I'm out of the chair. I have so much Novocaine in my face that my left ear is numb. I only noticed this when I put my sunglasses on to ride from the dentist's office to the bike shop.
In about 15 more minutes I'll be able to get that blissful first cup of coffee.
After successfully evading major dental work for about 30 years, I prepared to face it with meditative calm. Yeah, right. I feel like a human sacrifice on that chair. Its curves don't seem to match mine. Rather than cradle me in comforting contours, it seems to thrust my soft midsection up for the priest's plunging knife.
My dentist is a very nice guy and a careful craftsman. But for all my resolve to trust him implicitly and relax completely, within 30 seconds I was twisted in the chair, head pulling back in defiance of my will. We stopped, chatted a bit. I subsided. But I noticed as the procedure went on that my legs were sprawled off the lower part of the chair as if my body had been dumped there. My feet occasionally gripped the sides of it.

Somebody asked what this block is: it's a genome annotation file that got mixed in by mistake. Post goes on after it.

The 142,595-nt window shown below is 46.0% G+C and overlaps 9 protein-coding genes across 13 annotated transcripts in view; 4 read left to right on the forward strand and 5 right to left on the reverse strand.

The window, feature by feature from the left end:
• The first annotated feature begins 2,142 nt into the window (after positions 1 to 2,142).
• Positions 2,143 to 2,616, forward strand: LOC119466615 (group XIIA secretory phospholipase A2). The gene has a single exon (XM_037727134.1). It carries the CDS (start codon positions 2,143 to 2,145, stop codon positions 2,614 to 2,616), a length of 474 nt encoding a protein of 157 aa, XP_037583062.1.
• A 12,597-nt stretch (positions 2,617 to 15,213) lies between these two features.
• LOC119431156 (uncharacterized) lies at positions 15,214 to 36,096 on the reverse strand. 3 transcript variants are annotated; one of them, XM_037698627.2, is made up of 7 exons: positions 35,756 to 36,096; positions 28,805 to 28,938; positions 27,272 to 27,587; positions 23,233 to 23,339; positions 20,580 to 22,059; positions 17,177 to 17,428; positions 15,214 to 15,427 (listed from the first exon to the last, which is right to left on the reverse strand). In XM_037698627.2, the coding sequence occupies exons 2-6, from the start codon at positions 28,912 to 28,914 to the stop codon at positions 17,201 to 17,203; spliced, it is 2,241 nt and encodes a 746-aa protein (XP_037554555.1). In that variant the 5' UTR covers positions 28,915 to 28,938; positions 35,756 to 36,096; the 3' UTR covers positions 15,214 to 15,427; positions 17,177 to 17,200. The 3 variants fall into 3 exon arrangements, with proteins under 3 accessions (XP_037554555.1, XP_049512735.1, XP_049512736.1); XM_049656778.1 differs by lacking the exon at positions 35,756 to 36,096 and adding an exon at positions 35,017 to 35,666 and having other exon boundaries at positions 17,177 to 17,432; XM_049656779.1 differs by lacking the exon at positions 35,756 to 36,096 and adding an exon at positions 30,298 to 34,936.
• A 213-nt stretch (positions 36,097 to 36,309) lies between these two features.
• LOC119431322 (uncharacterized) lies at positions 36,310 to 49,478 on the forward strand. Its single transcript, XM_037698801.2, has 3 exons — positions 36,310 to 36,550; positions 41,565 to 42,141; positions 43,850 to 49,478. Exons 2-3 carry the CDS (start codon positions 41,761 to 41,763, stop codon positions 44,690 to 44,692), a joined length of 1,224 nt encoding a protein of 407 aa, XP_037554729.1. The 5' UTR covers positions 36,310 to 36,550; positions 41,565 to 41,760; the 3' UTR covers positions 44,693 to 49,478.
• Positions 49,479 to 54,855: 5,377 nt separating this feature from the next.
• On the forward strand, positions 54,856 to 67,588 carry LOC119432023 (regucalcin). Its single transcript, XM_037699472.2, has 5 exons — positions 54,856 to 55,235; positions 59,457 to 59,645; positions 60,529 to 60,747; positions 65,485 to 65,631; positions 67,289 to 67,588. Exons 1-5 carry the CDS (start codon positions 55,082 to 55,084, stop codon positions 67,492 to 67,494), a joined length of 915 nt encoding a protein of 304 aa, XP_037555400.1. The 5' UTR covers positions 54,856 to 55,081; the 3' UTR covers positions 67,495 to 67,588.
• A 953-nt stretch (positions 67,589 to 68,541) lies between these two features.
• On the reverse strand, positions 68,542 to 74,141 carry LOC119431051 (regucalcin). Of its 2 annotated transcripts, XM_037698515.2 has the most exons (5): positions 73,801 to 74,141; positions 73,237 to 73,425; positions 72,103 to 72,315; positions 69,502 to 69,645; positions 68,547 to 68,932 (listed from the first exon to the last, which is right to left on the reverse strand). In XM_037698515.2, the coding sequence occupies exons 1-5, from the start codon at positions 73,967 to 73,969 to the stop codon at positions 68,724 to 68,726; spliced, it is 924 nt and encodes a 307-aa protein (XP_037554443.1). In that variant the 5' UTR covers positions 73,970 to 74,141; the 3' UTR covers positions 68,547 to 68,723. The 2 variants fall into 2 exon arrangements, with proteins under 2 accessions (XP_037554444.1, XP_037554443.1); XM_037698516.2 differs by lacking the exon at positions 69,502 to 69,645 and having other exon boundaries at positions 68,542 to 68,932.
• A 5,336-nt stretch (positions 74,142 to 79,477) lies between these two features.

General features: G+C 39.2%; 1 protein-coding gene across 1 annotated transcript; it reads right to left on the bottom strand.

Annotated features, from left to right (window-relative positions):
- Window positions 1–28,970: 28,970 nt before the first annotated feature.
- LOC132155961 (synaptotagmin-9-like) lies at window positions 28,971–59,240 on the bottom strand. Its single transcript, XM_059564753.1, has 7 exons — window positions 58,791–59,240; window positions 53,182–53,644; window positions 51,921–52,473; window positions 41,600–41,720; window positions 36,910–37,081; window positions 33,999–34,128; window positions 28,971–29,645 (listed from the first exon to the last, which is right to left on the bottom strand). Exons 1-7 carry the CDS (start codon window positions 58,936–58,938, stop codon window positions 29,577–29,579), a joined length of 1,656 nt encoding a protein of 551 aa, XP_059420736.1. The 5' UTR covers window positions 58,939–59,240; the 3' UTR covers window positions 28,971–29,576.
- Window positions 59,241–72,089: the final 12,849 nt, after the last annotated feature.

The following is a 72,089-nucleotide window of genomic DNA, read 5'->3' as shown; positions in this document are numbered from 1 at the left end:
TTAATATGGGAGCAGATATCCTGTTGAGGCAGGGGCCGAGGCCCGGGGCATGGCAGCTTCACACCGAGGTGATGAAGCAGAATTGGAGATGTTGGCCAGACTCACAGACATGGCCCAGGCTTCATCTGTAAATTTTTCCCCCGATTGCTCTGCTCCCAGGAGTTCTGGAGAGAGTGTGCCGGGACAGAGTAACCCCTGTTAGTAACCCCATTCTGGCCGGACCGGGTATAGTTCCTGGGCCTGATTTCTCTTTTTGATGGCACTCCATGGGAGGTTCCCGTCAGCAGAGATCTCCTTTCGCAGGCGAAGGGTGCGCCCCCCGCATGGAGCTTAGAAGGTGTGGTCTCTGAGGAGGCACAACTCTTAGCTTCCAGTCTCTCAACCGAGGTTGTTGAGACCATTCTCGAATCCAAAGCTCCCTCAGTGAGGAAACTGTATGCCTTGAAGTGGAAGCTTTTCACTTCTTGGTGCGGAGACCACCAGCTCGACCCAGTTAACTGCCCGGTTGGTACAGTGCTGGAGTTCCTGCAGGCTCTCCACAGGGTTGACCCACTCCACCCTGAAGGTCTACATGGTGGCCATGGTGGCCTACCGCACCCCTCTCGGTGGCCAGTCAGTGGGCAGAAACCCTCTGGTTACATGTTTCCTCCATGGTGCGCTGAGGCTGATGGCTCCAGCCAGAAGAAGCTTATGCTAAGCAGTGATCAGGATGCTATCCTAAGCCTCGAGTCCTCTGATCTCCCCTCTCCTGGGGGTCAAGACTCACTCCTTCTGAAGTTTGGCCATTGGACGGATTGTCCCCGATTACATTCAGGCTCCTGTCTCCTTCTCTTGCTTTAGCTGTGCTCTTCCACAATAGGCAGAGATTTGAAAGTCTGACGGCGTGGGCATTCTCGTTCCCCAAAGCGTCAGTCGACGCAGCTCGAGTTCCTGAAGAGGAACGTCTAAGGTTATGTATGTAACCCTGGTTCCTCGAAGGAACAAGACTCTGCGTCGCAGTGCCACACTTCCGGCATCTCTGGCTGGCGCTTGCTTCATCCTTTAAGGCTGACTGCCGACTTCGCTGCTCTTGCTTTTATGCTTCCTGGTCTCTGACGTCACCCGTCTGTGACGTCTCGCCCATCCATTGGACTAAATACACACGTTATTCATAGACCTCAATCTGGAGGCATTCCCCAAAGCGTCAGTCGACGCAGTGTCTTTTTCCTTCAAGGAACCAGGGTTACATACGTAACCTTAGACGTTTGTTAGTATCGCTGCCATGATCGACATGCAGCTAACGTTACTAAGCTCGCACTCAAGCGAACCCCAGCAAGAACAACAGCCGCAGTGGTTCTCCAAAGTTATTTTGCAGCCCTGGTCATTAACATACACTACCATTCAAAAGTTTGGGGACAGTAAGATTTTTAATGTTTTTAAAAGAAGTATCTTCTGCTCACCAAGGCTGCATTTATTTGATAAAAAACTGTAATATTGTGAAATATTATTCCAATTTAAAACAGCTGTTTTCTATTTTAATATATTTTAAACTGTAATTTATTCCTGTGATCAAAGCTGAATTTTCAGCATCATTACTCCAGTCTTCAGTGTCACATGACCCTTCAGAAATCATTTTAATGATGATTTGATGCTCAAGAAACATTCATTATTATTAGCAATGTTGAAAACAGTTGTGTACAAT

Then there was my swallowing problem. The spray of water the assistant used to direct the chunks of my demolished molar toward the vacuum cleaner she held to catch them collected in exactly the wrong spot on my tongue. Involuntarily, I swallowed. The dentist jerked the drill back. We all laughed nervously. Then something I said made us all laugh harder. I don't remember what it was. Then we laughed at laughing.
As nice as it must have been for the patients in the waiting room to hear riotous laughter rather than groans of agony, you don't want people operating power tools inside your mouth to have a case of the giggles. Fortunately, these people are professionals. They got it back under control.
True to their word, the dental team finished in an hour and a half.
Now I just need my face to come back to life.